Mr. Obama, an unwilling public, and American history

Americans have not heard the purpose, a discussion of the immediate goals, nor a strategy on how to extract American forces from Syria.  This lesson has been taught repeatedly to the American public through the Korean, Vietnam, the second invasion of Iraq, and Afghanistan.  It is relatively easy to explain “shock and awe” to the American public. It is another to remain as an occupying power and wage a war for the hearts and minds of the people of the nation that was just destroyed – even if the end game is for nation building on a strong foundation of equal human rights.  It is also never advisable to have any limited campaign where the objectives are not well defined.  Is our purpose for intervention to destabilize or destroy the Assad government?  Is it to punish the side or sides that used chemical weapons?  Is it to force Assad to include opposition groups within his governmental structure?  As long as these questions remain unanswered, the current response “it’s simply the right thing to do” will not satisfy the American public.

What the average American citizen does understand are the lessons of the past.  If the Syrian government falls, which faction do we support to take its place?  Under what conditions would our brave servicemen and women be put under for a Syrian deployment?  Any limited military action in Syria will definitely expand to the point it becomes a much wider conflict as Russia has now said it will intervene to defend Syria.  China, North Korea, and even Iran have also made statements that they will also provide some level of assistance to Syria with Iran openly announcing attacks on U.S. embassies in the region, attacks against Israel, and terrorist attacks against soft targets within the United States. One of Iran’s religious leaders has even defiantly proclaimed brutal terrorist attacks against Americans will occur if Syria is attacked.

Americans also realize that since the end of World War II, our military is designed to fight a two front war, as we have demonstrated this capability in Iraq and Afghanistan.  A three front war is a contingency that was never considered and frankly, we do not have the military assets or personnel to sustain a third sustained combat theater as the Department of Defense has begun reducing the number of troops currently on active duty. Americans also do not understand why we should morally support the Syrian resistance since its ranks include Al Qaeda, the Mujahideen, and Muslim Brotherhood, all three are currently identified as terrorist organizations by various agencies of our government; and Americans realize that Al Qaeda was directly tied to the U.S.S. Cole bombing and the attacks that took place on September 11, 2001. Americans also know that the Muslim Brotherhood was responsible for the killing of United States Ambassador J. Christopher Stevens and for the deaths of scores of Coptic Christians and the destruction of their churches that are centuries old in Egypt. Americans also are aware that all three groups call for the destruction of Israel and the killing of Jews worldwide. Why should the United States choose to ally itself with either side – Assad or those against him when neither side shares the American view on human rights?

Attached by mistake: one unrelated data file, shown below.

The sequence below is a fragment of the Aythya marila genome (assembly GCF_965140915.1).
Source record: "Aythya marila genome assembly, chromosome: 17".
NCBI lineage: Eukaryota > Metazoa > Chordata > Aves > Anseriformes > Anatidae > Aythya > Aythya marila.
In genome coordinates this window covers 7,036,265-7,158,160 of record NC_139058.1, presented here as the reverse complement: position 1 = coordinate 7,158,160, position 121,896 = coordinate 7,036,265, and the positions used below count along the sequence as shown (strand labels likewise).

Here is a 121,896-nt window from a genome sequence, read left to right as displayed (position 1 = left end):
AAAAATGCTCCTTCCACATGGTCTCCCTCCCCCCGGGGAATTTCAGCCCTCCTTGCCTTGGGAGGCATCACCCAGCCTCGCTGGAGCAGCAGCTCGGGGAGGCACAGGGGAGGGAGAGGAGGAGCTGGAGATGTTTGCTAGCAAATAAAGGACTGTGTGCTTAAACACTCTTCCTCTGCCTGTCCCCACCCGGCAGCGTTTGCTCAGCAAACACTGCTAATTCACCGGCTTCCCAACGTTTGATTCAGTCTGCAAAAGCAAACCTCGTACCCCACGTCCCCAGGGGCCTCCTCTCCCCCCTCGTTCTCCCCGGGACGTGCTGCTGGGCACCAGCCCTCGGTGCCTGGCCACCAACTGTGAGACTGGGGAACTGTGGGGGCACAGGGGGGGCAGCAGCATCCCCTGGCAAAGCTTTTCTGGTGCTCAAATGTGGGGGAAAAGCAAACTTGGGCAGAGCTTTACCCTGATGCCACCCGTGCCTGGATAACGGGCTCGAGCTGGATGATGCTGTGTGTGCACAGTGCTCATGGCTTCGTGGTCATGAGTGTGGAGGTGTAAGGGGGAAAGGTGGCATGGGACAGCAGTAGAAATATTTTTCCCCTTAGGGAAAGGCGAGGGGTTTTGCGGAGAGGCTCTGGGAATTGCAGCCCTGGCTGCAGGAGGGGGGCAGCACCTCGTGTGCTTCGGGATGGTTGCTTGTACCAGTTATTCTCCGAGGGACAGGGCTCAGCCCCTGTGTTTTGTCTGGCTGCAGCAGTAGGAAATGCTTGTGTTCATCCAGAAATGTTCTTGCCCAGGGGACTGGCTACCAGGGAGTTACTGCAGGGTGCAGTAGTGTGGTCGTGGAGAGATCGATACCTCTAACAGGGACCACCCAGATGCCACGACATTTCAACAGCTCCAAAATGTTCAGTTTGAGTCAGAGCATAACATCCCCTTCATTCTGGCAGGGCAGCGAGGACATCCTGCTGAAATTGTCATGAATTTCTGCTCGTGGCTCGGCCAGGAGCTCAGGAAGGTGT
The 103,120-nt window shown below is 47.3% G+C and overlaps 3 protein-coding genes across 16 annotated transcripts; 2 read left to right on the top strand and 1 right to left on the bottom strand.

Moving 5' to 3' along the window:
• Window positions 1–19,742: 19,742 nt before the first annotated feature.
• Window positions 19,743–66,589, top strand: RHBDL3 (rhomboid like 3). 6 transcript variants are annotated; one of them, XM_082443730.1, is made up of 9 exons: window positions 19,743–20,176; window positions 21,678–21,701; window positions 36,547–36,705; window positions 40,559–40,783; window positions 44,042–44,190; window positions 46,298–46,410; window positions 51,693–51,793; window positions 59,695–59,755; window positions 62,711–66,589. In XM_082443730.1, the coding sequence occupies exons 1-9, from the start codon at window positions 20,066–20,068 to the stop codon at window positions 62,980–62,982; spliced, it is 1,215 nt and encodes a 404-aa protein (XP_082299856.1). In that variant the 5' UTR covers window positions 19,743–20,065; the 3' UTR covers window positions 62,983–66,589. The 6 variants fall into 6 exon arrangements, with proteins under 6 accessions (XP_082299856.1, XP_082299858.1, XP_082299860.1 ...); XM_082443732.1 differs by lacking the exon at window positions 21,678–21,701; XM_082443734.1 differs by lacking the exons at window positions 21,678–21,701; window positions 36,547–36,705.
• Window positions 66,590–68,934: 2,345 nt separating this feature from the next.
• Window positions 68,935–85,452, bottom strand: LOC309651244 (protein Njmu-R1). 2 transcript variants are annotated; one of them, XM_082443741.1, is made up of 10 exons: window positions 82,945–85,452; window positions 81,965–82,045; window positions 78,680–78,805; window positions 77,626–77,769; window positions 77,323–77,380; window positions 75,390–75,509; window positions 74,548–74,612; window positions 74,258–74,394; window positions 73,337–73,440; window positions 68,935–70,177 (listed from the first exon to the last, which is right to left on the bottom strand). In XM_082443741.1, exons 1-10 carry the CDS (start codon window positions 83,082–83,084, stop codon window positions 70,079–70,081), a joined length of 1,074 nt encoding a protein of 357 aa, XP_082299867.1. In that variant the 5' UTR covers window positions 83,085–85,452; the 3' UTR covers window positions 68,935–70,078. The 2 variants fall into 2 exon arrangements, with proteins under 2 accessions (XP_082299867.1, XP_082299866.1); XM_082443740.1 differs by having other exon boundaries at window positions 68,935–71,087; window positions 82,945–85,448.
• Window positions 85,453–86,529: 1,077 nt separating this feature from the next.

Yes, Montesquieu’s wisdom reaches beyond the seventeenth century and should become an important question that any president must ask before any decision to go to war is made in post-September 11th and post-Stock Market Crash of 2008 America. Within Montesquieu’s mindset, we can derive two questions that must be completely and honestly answered: Is the purpose of this military action/use of force to repel an invader or to prevent an imminent attack by hostile forces from our nation or its territories; or is the purpose of this military action/use of force to help an ally to repel an invader or to prevent an imminent attack by hostile forces from their nation or its territories?  Even the Constitution implies within its preamble a sacred duty that Congress, the President as commander-in-chief, and every member of the armed forces are required by oath to defend the established justice, defend domestic tranquility, common defence of the nation and its citizenry, defend the general Welfare, and defend the blessings of liberty for the living generations and those who will come after us.  The reasons that the United States decides, through its Congress and actions of the President, to go to war must never be because the United Nations demands it as necessary, it serves a political purpose or agenda, or a consensus of nations desires it, but must come from its duty to defend the American people and the nation they serve.

Alan Simmons

Alan Simmons is an adjunct instructor of history at Henderson Community College. He has been teaching at the college/university level since 2004. Within the scope of his degrees, his areas of emphasis are U.S. foreign policy, public policy history, political history, and U.S. history.

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